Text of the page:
“We’ve been vindicated in that by offering services now in Gorey, Arklow, Tullamore, Ballina, Ennis, Drogheda and Dundalk. We’ve added 100,000 homes and we’ll get close to one million homes [from 880,000 currently] in the next year to 18 months.”
Saturation point for Virgin Media would be 70 per cent coverage of homes in Ireland.
Hailing from Killester, Hanway left school after his Leaving Cert and went to work in the public service in the Ombudsman office. He spent four years there before moving to the UK to work for AIB.
His career has been carved out in consumer businesses, with a decade spent with internet group AOL, and a long spell working for telco 02/Telefónica, including senior executive roles in Germany and the Czech Republic. He did a master’s in human resources off his own bat with the University of Leicester.
He “loves” horseracing, his father having worked for a number of bookmakers.
“I’m not mad about gambling but I like the sport. There’s not many sports that we’re world champions at but that’s one of them. Funny, I like flat more than jump racing, which puts me in a minority in Ireland. If I had been a lot smaller, I would have loved to be a jockey.”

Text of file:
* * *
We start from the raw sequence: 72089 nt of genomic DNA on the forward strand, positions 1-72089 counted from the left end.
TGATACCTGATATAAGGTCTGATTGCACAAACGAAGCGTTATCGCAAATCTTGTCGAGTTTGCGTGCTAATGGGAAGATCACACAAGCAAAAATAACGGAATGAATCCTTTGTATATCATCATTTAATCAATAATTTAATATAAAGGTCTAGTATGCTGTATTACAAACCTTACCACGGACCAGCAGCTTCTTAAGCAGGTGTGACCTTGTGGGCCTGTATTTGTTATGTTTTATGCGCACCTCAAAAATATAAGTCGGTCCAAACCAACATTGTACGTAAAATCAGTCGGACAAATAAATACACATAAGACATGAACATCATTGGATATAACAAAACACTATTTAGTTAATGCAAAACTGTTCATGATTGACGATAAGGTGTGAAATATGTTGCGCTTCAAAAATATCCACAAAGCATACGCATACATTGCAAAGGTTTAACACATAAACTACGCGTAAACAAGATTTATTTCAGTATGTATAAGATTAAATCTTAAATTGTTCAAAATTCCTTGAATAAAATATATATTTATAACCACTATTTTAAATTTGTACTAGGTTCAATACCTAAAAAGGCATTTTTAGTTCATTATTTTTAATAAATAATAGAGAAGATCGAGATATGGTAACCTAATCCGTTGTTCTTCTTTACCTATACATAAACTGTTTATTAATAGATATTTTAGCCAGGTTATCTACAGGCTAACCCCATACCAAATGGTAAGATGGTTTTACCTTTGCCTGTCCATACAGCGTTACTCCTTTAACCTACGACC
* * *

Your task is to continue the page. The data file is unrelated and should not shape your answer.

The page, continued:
He sees “good growth” for Virgin Media here. “The population is growing, it’s a youngish population compared to Europe so the uptake in digital and smart technologies is going to be bigger here. It’s still a favourable place to invest, that’s why we’re building out the network and investing in TV assets and why we see a good future in Ireland.
“I wouldn’t like to get too ahead of ourselves but we’re certainly firing on quite a few cylinders. But I’m cautiously optimistic about next year.”
Name: Tony Hanway
Position: Chief executive Virgin Media Ireland
Age: Turned 50 in October. “What’s disturbed me is the number of people who haven’t said to me ‘you know you don’t look 50’”
Hobbies: Likes horseracing and jogging
Something we might expect: He’s a big fan of X Factor on TV3
Something that might surprise: He’s a bird watcher: “Handy to live down in Bull Island for it”